Infectious arthritis, also known as septic arthritis, is a form of arthritis that occurs when microorganisms attack one or multiple joints. Usually infectious arthritis affects a single joint of the body. Occasionally, several joints are attacked by microbes. Children and elderly people are most susceptible to infectious arthritis.
Infectious arthritis is curable if treatment begins within the first week after the arthritis develops. Bacterial infections of the joints are the most common cause of infectious arthritis. Viral and fungal infections account for a smaller number of infectious arthritis cases. Knees are the most common site of infectious arthritis caused by bacteria. Other joints of the body including the ankles, elbow, hip and wrist are also vulnerable to microbe invasion.
Causes of Infectious Arthritis
Rarely bacteria directly attack a joint of the body. In most cases, infectious arthritis due to bacterial infection occurs when an infection that begins in another part of the body such as the urinary tract or respiratory tract spreads to the blood. The bacteria in the bloodstream is transported to the joint, where it lodges, grows and multiplies, leading to inflammation and pain of the affected joint. Several strains of bacteria are associated with infectious arthritis.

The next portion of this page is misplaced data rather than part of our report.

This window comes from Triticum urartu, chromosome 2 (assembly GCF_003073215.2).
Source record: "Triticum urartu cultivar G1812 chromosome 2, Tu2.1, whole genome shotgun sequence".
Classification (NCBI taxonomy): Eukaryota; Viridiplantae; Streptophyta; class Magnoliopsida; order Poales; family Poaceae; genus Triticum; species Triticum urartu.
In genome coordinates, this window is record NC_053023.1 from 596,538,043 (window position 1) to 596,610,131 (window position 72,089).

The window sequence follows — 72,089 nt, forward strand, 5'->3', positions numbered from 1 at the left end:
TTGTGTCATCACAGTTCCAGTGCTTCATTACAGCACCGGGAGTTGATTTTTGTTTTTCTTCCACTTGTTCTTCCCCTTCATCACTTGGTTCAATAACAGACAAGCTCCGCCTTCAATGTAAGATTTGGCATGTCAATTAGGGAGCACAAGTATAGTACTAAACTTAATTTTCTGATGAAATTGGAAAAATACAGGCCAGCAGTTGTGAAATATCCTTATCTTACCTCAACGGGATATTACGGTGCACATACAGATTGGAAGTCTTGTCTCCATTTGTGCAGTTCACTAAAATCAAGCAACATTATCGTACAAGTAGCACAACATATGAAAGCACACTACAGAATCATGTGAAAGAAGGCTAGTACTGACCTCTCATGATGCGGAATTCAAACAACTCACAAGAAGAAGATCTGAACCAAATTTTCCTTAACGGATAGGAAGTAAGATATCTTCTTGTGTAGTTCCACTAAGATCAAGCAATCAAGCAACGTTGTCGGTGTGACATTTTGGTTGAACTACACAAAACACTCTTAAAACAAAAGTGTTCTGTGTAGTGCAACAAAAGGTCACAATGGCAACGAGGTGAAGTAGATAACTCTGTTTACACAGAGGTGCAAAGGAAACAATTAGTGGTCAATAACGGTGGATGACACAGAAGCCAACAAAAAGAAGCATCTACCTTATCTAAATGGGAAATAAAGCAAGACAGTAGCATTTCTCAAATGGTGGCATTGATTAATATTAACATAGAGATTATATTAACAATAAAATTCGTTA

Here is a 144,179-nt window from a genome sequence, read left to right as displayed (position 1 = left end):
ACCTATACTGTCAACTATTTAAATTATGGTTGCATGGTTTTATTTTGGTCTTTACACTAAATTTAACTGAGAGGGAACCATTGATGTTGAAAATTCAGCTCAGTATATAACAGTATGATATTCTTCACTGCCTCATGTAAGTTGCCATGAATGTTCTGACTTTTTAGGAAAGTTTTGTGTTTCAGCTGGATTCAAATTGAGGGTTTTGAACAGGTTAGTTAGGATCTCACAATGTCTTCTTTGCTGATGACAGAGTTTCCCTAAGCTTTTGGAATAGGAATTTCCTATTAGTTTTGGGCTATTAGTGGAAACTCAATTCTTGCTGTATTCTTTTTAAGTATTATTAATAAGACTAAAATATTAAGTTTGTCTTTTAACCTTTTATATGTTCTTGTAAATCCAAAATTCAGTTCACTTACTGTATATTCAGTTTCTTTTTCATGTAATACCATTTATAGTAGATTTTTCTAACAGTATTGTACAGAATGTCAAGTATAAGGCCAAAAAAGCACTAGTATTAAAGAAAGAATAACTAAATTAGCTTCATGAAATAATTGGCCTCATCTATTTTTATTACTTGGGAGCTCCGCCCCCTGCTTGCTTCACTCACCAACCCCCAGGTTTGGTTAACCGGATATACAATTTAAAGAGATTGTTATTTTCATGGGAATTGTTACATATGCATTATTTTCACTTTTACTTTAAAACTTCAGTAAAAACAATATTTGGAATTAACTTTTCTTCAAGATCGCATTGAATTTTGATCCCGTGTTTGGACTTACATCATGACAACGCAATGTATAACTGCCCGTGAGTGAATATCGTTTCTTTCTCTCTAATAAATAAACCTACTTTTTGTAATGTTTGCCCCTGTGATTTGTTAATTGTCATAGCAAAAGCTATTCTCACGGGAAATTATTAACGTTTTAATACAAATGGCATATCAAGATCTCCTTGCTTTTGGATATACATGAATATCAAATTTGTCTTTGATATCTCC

Gonococcus is a type of bacterium that causes the sexually transmitted disease gonorrhea. When present in the bloodstream, it can travel to other parts of the body, including the joints. The synovium or the lining of the joint are not strong enough to shield the underlying joint tissues from the bacteria, which easily invades the synovium to settle in the cartilages and the joint fluid.
They also attack the bursae and the tendons. It may take a few days up to several weeks for the symptoms of infectious arthritis to appear after the first symptoms of gonorrhea develop. Compared with male gonorrhea patients, women are more susceptible to gonococcus infections of the joints. Delay in treatment causes severe damage to the joints.
Staphylococcus bacteria are frequently linked to infectious arthritis. The bacteria primarily attack the upper respiratory tract. Occasionally, it spreads to the joints. Staph infection is more likely to occur following sinus or skin infection. It may even occur after surgery.
This form of infectious arthritis is more likely to occur when the immune system is weakened by an underlying illness. People with rheumatoid arthritis or any other autoimmune disease on immunosuppressant drugs have a higher risk of developing staph infections.
Lyme disease is a type of infectious arthritis caused by a strain of the bacterium spirochetes. It is caused by tick bites. It is more common in children.
Other Bacterial Infections
Infectious arthritis can also occur when bacteria associated with pneumonia, meningitis and tuberculosis attack the joints. The bacterium hemophilus linked to meningitis and throat infections are associated with infectious arthritis in babies.
Infectious arthritis caused by viruses heals naturally without treatment within a few weeks. Viruses associated with German measles, infectious mononucleosis, hepatitis and mumps are common causes of viral arthritis.
Infectious arthritis is rarely linked to fungal attack. Exposure to bird dropping and certain plants may cause fungal arthritis.